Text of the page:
Create an administrator user with plugin unix_socket for passwordless local connection:

$ sudo mysql

MariaDB [(none)]> CREATE USER 'pato'@'localhost' IDENTIFIED VIA unix_socket;

MariaDB [(none)]> GRANT ALL PRIVILEGES ON *.* TO 'pato'@'localhost' WITH GRANT OPTION;

Create remote user that can connect from any host @'%':

MariaDB [(none)]> GRANT ALL PRIVILEGES ON *.* TO 'remoto'@'%' IDENTIFIED BY '********';

Create backup user with proper permissions:


and flush privileges so new grants get activated:


Shutdown the Instance

We finish our customizations so we need to shutdown it for the next steps.

patomariadb $ sudo shutdown

Replicate MariaDB Virtual Instance

Now that we have installed and customized our instance we are going to create more Virtual Machines duplicating the one we just generated.

Create Image

Create an Image of the disk used by our base Virtual Machine.

On Google Cloud Platform -> Compute Engine -> Images -> Create Image

  • Name: patomariadb-image
  • Source: Disk
  • Source disk: patomariadb
  • Location: Multi-regional us (United States)

Create Instance Template

Create an Instance Template with the characteristics you require for your future virtual machines and use our recently created image as boot disk:

On Google Cloud Platform -> Compute Engine -> Instance Templates -> Create Instance Template

  • Name: patomariadb-template
  • Machine Type: f1-micro (1 vCPU, 0.6 GB memory)
  • Boot Disk
    • Custom Image
      • Image: patomariadb-image
      • Standard persistent disk: 10GB
  • Identity and API access
    • Access scopes: Set access for each API
      • Compute Engine: Read Write
      • Storage: Full

Generate New Instance(s)

With the Image and Template in place, to generate a new MariaDB instance you just need to provide a new VM name and hostname:

On Google Cloud Platform - Compute Engine - VM Instances - Create Instance - New VM Instance from template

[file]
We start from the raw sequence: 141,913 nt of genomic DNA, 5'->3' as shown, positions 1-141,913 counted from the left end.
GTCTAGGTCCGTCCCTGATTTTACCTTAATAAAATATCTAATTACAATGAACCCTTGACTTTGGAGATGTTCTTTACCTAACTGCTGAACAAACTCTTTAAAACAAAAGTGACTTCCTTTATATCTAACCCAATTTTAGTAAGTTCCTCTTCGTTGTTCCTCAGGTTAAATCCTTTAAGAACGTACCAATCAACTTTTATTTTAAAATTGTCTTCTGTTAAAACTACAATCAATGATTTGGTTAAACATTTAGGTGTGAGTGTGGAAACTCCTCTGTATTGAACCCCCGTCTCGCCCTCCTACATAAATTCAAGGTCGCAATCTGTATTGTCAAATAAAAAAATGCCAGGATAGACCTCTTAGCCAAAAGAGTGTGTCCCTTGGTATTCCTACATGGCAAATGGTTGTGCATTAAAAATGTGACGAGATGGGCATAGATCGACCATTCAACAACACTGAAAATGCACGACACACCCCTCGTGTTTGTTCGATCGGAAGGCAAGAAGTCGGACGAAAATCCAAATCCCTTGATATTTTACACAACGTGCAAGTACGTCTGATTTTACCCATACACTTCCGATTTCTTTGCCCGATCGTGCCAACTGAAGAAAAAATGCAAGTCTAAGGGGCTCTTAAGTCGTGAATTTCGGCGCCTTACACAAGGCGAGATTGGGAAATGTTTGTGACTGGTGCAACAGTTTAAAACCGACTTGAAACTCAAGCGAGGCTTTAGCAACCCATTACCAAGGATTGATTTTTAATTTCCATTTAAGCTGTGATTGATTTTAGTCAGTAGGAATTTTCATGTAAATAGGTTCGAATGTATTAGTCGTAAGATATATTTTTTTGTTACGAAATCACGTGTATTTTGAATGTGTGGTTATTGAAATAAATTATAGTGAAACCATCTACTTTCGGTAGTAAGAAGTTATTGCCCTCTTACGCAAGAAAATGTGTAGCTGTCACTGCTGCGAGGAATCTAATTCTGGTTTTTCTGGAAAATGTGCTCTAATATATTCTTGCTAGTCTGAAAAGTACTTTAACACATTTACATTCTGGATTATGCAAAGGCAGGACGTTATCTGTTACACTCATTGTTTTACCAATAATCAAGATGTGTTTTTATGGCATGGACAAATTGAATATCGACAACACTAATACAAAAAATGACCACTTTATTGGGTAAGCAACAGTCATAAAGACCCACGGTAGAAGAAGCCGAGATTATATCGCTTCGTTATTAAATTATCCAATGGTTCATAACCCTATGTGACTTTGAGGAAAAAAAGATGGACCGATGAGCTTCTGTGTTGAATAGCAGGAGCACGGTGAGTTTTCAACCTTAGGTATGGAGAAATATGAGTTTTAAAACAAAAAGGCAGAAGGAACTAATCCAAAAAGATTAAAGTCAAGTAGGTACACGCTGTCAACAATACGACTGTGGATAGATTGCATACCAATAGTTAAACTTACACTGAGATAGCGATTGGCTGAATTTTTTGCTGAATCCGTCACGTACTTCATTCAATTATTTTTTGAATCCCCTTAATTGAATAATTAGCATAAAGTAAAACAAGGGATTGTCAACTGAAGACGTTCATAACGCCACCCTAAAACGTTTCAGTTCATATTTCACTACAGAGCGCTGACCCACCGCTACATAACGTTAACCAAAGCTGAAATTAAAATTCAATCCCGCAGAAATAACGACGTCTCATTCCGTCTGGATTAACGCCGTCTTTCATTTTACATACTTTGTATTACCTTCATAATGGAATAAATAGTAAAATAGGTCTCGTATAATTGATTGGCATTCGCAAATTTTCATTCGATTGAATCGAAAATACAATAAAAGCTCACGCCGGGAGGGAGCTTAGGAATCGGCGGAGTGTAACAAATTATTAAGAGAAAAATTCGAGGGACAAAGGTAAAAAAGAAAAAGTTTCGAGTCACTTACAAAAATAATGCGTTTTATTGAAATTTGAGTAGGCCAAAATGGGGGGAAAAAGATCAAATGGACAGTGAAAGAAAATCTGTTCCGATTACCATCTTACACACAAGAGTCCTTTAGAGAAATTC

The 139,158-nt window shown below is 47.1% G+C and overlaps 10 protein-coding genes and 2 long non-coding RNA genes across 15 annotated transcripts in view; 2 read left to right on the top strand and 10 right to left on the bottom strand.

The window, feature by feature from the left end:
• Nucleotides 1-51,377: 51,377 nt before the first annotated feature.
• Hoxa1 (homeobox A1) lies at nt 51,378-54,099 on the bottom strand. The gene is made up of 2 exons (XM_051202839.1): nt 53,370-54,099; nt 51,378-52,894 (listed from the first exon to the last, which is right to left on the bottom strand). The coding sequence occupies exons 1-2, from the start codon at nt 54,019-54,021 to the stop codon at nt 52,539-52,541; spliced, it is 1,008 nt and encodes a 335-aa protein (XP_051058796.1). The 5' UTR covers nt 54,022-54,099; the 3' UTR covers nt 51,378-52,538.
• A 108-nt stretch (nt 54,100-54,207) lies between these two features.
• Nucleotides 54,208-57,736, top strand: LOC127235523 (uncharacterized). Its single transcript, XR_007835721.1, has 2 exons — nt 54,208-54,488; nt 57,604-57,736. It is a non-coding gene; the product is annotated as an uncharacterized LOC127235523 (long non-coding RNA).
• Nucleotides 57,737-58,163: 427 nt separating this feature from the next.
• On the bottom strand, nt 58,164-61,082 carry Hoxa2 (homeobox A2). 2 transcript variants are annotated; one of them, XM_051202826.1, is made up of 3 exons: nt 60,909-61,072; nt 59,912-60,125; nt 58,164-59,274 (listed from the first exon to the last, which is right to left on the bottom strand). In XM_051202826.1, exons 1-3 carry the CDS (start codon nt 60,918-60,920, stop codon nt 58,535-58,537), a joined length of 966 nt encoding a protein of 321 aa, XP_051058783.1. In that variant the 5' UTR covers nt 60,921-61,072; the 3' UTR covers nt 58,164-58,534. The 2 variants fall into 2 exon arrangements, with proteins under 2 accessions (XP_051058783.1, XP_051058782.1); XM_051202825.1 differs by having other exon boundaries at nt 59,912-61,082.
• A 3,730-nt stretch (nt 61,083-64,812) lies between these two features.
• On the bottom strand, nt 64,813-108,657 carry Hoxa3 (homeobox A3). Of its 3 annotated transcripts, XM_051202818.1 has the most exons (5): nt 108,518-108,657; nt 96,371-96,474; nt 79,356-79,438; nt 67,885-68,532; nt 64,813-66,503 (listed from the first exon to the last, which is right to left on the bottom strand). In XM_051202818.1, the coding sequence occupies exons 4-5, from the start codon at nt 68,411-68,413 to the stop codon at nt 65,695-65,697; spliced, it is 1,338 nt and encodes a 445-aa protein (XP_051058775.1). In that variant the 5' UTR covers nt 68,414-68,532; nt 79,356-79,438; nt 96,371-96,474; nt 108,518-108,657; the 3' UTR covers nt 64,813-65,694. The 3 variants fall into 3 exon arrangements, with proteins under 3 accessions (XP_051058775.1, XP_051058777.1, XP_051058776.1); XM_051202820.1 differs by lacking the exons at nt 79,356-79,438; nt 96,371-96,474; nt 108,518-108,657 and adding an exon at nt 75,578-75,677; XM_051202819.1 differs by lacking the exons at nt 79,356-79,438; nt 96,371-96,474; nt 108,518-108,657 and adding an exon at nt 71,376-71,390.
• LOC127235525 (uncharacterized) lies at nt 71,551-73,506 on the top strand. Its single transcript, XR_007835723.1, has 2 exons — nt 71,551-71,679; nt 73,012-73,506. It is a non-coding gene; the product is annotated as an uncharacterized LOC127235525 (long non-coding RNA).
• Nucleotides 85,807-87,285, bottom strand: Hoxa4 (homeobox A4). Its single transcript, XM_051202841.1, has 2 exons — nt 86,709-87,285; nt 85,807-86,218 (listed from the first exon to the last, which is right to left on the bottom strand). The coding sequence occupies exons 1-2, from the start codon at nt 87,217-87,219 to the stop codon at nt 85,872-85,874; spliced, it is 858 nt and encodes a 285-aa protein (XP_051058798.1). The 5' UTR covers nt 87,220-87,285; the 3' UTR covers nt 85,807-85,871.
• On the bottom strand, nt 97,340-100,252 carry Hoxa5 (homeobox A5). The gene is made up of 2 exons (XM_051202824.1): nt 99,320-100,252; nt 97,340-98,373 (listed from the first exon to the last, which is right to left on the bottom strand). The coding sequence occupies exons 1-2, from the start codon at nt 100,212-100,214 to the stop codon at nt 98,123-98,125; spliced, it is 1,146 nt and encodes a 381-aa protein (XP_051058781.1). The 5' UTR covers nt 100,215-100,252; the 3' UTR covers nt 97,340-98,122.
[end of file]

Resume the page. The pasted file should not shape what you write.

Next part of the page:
• Select template: patomariadb-template
  • Name: patomariavm2
  • Networking
    • Hostname: patomariavm2.databases

or if you prefer to use Cloud Shell, generate the new instance like this:

$ gcloud config set compute/zone us-central1-f

$ gcloud compute instances create patomariavm2 --hostname patomariavm2.databases --source-instance-template patomariadb-template

Created [].
patomariavm2  us-central1-f  f1-micro           RUNNING

And that’s it, you can easily generate as many instances as you need and even delete all the instances when you no longer use them. You only need to preserve your base Image and your Template and you can recreate them again.


We were able to create a base image of MariaDB instance for future duplication. This allowed us to went through the main steps of a normal installation.

With the use of Image and Instance Template functionalities of Google Cloud we can create more similar Virtual Machines avoiding reinstallation and customization. This VM approach will help you to have multiple MariaDB instances for clustering and replication or for any testing you need to do, with a more Production like approach than using containers technology.